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A review of The New Poetry: An Anthology, ed. Harriet Monroe and Alice Corbin Henderson

New York: Macmillan, 1917. Pp. xxxi+ 404. 1

The Egoist, 4 (Nov 1917) 151

Each of us, even the most gifted, can find room in his brain for hardly more than two or three new ideas, or ideas so perfectly assimilated as to be original; for an idea is a speciality, and no one has time for more than a few. With these, or with one, say, hexagonal or octagonal idea, each sets to work and industriously and obliviously begins building cells; not rebelling against the square or the circle, but occasionally coming into collision with some other Bee which has rectangular or circular ideas. All the ideas, beliefs, modes of feeling and behaviour which we have not time or inclination to investigate for ourselves we take second-hand and sometimes call Tradition. 2* We cannot change much; the point is to do a good job where we can. In literature especially, the innovations which we can consciously and collectively aim to introduce are few, and mostly technical. The main thing is to be quite certain what these are.

The title of Miss Monroe’s anthology, and her interesting and admirable introduction, and the inspection of the forces she has mustered, lead me to wonder whether a whole generation can arise together and insurrect, as this introduction leads me to believe that it has insurrected. Perhaps the word is invidious, but there is certainly a hit at the Victorian Age in toto. And the struggle is one in which much more appears to be involved than technical form (many of the poets included adhere closely to conventional forms): “The new poetry strives for a concrete and immediate realization of life; it would discard the theory, the abstraction, the remoteness, found in all classics not of the first order” [vi]. There is the demand for a “style like speech . . . like a cry from the heart.” 3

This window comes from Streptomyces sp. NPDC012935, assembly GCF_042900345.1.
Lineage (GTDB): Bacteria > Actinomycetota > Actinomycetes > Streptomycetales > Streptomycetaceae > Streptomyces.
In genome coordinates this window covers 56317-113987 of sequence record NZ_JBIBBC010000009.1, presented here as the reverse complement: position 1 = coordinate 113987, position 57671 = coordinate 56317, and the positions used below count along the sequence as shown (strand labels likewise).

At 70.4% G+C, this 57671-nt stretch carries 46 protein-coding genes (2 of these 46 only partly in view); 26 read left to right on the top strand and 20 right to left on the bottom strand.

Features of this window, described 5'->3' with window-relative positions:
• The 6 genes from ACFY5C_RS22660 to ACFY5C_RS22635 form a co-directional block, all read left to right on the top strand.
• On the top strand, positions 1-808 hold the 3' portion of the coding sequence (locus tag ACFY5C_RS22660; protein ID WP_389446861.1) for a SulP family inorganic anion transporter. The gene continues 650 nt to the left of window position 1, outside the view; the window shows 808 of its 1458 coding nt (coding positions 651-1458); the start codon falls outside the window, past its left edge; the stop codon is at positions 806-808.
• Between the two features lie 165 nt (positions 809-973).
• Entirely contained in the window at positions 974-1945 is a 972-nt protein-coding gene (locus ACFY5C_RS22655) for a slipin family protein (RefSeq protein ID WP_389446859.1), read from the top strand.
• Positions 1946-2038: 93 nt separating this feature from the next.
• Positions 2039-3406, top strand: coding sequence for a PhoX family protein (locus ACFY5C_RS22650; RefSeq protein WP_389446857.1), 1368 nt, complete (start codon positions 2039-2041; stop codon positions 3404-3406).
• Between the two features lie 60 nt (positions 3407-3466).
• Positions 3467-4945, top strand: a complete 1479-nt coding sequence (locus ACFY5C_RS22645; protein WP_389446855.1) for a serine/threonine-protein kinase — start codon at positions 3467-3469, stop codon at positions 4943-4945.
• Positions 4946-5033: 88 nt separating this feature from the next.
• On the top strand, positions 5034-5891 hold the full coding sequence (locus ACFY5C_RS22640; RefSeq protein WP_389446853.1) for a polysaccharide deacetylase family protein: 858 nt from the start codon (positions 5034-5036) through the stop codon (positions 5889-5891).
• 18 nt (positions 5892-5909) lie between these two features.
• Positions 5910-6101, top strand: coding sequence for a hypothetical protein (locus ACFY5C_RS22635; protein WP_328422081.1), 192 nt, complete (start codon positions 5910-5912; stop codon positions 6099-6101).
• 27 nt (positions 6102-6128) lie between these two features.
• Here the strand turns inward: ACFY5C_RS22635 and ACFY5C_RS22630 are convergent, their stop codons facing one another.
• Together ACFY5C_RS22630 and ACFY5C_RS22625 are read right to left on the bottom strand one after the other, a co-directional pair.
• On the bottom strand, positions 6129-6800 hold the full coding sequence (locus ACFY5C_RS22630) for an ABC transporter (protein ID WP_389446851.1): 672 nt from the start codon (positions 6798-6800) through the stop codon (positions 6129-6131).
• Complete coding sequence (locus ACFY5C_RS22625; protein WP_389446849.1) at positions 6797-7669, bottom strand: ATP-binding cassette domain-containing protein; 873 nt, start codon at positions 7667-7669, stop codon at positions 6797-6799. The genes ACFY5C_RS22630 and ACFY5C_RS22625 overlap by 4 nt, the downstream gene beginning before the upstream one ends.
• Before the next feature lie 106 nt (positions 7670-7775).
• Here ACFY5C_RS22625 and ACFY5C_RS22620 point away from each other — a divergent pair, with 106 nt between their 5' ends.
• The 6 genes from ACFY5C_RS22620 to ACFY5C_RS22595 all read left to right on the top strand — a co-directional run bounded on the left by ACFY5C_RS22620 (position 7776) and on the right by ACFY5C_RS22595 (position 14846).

Certainly if a spontaneous revolution is possible, if it is possible for a whole generation, and not merely an isolated individual here and there, to arise as one man to wring the neck of rhetoric, one would expect, as is indeed the case, that the various volunteers should come variously armed. Among these forces we find Mr. Masefield, provided with his marline-spike, and Mr. Gibson, with a knitting-needle, and every description of weapon between the two. 4 It may be possible to assemble such incongruous allies in a common cause; it is possible that once assembled they appear only to march up the hill and down again; it is also possible that among a whole petrified host a few Davids may be found. 5 But not to pursue a tedious metaphor, I find a certain discrepancy between the introduction to the book and the contents. The Introduction, which makes many excellent points which are worth making, is cut large, but not large enough to cover everybody; it is made so large that it obscures rather than exploits the distinct technical triumphs of certain poets and the distinct individuality of certain among these. This, I am sure, is due to no lack of understanding on the editors’ part as to what has been accomplished; it is due rather to a generous desire to recruit forces. The result is, however, that there are three several criticisms to be passed: one on the Introduction, one on the merits of a number of individual poems of importance, and one on the anthology as an anthology. As to the last point, the book has emphatically permanent value. An anthology of contemporary verse can be a document of great importance for future generations. It ought not to contain many good poems, but a few; and it ought to embalm a great many bad poems (but bad in a significant way) which would otherwise perish. Bad poems, from this point of view, need to be as carefully chosen as good; Miss Monroe and Mrs. Henderson have chosen wisely. Most anthologies exhibit only the vices...

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